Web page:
In The Beginning, Part 2

Now, as with so much else, it has become fashionable over the years to reject the Christian faith. While some reject it wholesale – dismissing the belief system as nothing more than a useless emotion-fueled vestige of yesteryear – others however take a more measured stance concerning it, and in many cases, do more damage than those who simply abandon religion.

For such people, Scripture is merely outdated and in need of a fresh interpretation. Such a perspective has thus introduced a number of notions which stand in firm contradiction to the historically-held perspectives of Scripture, such as confusion over the integrity of the Word, the author of Genesis and other Biblical works, and scientific paradigms that have themselves not yet even escaped the criticism of mainstream researchers, including evolution, deep-time, and others. The result has been a great deal of confusion.

The well of once pure, fresh water has been made murky with impurities. Take heart though, for good scholarship can and does reveal the truth. What you do with that however is up to you…

Our culture, indeed the world at large, is seemingly anchored to the notion of “seeing is believing.” Where then does belief apply in that mindset? Is there a place in our world today for what most see as “blind faith?” The answers may surprise you…

While Christianity is squarely situated in the crosshairs of modern cultural condemnation, the fact of the matter is that this is no new development. Since the very beginning faith in Christ’s death, resurrection, and claim to divinity have been not only questioned by an unbelieving world, but viciously and sometimes violently denounced. Even so, despite such vitriol, there have been countless believers who stood strong against the fiery darts of doubters, keeping the faith in the face of daunting opposition. While many were content to simply ignore these attacks, others instead followed the admonition given in 1 Peter 3:15: “…be ready always to give an answer to every man that asketh you a reason for the hope that is in you…” This defense of faith is known as “apologetics.”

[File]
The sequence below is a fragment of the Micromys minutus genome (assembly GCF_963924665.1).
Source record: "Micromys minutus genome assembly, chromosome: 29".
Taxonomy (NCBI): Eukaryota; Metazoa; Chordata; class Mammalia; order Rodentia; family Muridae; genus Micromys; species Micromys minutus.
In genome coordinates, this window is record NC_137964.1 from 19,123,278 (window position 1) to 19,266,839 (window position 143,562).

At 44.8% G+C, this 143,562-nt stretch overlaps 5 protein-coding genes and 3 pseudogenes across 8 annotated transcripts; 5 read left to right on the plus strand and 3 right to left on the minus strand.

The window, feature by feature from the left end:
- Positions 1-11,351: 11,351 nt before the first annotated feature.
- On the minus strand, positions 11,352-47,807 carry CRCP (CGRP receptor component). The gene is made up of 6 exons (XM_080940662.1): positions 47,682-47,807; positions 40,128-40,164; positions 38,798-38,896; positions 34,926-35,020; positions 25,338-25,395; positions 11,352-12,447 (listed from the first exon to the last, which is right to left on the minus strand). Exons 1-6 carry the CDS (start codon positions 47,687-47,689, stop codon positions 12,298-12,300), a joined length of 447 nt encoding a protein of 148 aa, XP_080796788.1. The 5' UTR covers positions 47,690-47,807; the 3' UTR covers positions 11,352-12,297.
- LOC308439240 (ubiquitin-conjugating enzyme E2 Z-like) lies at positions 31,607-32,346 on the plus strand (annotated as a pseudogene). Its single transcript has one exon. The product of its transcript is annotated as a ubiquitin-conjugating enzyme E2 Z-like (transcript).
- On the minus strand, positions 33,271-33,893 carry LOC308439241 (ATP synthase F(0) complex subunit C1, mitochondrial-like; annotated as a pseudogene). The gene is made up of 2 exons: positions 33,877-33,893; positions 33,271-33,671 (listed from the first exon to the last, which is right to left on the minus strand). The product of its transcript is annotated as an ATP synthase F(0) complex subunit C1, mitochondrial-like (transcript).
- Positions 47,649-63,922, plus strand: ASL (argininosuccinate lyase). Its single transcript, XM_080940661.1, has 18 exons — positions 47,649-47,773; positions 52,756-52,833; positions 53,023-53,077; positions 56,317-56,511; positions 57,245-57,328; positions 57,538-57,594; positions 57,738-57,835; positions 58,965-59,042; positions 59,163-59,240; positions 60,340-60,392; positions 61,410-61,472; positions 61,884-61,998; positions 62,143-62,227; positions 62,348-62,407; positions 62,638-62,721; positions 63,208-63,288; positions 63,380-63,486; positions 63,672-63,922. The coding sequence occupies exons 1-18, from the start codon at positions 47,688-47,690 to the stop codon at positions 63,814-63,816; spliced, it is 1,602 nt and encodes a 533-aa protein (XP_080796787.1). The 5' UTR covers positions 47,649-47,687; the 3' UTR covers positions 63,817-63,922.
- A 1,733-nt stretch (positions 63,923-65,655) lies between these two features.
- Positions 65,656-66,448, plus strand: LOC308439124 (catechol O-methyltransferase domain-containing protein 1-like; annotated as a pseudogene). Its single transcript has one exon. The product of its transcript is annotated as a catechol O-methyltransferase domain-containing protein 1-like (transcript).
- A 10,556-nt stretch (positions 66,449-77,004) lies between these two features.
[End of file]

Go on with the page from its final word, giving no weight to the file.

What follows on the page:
Apologetics has nothing to do with apologizing. It’s not about “saying you’re sorry.” No. Instead it is derived from the Greek words of Peter’s admonition in 1 Peter 3:15, where he instructs believers to make a defense (apologia [ἀπολογία]) for their reasons of belief.

His words give us clear directions:

We are instructed first to understand that the reality of our faith has a backbone of objective reasoning and is supportable by an immense body of evidence, and secondly, We are directed to share that reality with others

If we are to be believers in Christ, if we are to help others also to see the truth and reality of our faith in Him, we are called, each of us, to give a defense of that faith to anyone who may question it. We are all called to be, in some capacity or other, apologists, champions of the truth and the light!

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